Friday, August 31, 2007

Itinerary. Gyantse, Tibet, China

According to the tour itinerary, we leave Lhasa after a 4 day stay and our trek into the remote wilderness of Tibet begins!!

Our first road stop is Gyantse. Along the way we will skirt Yamdrok Tso, a mountain lake a located about 100 km southwest of Lhasa. Yamdrok' in Tibetan means 'upper pasture' and 'Tso' refers to 'lake'. Yamdrok Tso has no perennial source of water and not outlet -it's essentially a "dead" lake. The lake is currently the subject of controversy as the Chinese government has plans to drop the level of the lake by nearly 900m - leveraging the gravitational drop of the water to harness hydroelectric power. Protesting this plan are the Tibetan Bhuddists who consider Yamdrok Tso to be sacred.

Gyantse is the third largest town in Tibet and was the scene in 1904 of a major battle between Tibetans and British troops under Colonel Francis Younghusband as the British invaded Tibet. Despite previous brushes with British firepower, the Tibetans didn't really seem to know what they were up against - they believed that a charm marked with the seal of the Dalai Lama would protect them from British bullets. Firing began with a false alarm and in what has been described by some as one of the most one-sided battles in history, 700 Tibetans were killed in just 4 minutes.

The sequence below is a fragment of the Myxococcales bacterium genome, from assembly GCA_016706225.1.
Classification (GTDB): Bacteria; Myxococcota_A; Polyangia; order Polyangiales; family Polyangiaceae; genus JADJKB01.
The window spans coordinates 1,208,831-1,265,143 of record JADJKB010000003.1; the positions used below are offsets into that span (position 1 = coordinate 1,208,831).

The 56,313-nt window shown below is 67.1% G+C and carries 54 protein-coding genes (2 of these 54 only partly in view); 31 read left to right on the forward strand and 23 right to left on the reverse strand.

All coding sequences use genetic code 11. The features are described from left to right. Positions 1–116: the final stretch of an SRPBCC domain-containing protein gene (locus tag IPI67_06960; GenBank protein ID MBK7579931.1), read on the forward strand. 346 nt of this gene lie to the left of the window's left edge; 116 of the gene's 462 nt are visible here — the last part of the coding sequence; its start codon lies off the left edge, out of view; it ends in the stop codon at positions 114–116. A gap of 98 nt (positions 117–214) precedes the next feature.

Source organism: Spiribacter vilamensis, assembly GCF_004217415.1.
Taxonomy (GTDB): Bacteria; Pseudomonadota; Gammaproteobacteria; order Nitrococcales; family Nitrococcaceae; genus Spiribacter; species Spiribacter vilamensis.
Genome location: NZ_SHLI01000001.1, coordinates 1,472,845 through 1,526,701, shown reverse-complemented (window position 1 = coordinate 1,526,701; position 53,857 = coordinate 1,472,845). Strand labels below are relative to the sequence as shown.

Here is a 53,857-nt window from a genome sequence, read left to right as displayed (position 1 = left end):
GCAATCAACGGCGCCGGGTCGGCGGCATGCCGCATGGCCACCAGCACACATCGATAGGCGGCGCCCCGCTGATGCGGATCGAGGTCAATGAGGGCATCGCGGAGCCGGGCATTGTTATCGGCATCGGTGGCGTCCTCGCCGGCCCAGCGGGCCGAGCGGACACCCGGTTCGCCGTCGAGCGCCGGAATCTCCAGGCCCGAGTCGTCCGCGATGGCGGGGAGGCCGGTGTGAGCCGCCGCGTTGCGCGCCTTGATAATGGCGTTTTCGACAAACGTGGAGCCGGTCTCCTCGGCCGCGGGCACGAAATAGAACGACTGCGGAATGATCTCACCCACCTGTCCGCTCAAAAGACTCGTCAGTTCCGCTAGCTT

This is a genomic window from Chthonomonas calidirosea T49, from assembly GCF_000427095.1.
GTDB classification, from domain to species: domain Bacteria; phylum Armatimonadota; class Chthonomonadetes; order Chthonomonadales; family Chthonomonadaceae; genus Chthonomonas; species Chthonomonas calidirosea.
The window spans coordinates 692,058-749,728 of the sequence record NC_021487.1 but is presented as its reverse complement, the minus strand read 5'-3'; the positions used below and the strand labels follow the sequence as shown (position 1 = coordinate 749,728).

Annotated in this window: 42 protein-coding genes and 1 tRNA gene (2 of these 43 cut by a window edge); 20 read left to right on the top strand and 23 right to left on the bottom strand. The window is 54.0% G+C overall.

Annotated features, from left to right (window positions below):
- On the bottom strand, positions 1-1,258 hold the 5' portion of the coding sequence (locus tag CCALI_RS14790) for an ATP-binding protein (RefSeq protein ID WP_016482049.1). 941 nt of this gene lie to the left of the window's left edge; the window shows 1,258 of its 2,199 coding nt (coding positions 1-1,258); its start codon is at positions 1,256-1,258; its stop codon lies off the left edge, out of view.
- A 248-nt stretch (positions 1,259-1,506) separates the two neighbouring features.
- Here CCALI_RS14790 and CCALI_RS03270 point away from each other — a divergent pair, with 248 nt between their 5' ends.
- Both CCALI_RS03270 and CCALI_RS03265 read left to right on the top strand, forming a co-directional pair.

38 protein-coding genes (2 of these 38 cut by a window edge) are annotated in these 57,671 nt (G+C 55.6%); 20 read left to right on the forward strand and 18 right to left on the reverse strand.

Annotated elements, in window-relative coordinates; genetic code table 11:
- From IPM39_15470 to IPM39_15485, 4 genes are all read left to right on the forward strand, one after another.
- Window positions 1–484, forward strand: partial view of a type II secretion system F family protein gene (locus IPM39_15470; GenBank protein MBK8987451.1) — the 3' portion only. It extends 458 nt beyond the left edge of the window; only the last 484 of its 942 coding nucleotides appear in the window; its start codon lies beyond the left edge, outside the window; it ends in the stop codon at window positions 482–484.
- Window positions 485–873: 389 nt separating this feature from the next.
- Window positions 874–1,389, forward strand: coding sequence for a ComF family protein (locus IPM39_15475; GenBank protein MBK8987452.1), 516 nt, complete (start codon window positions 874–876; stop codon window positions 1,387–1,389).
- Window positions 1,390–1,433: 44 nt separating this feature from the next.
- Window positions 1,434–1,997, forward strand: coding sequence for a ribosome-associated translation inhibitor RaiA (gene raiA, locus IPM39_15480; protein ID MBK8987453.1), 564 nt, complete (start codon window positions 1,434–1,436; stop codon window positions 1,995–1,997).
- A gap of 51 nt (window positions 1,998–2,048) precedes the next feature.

I've read thad that the Gyantse still has the feel of a frontier town -with horses and yaks on the main streets. Horses and yaks on the main streets?? Should be interesting!

The major sights in Gyantse are the Kumbum (pictured above), the Pelkor Chöde monastery which is just adjacent to the Kumbum and the Gyantse Dzong - an imposing hill fortress.

The Gyantse Kumbum is the largest chörten in Tibet and was commissioned in 1440. It rises over four symmetrical floors plus two upper floors and is capped with a gold dome. Approximately 70 chapels are housed in the Kumbum. The word "kumbum" (which means 100,000 images) refers to the numerous murals that line the walls and floors of the chapels.

Immediately adjoining the Kumbum is the Pelkor Chöde monastery. Apparently, there's not much to impress on the outside but lots going on inside the monestary complex as there are still monks in residence.
The Dzong also houses chapels but there's little to see. According to Lonely Planet, the main reason to endure the (steep) climb to the entrance of the fortress is to enjoy the view of Gyantse below. Gyantse is at an elevation of 3950m (or just about 13,000 feet). A steep climb which could require a lot of gasping for air along the way and after all that, not much to see but a view of the town below. ....hmmm. I'll have to see if it's worth the attempt. On the other hand, I think I will enjoy wandering through the Kumbum!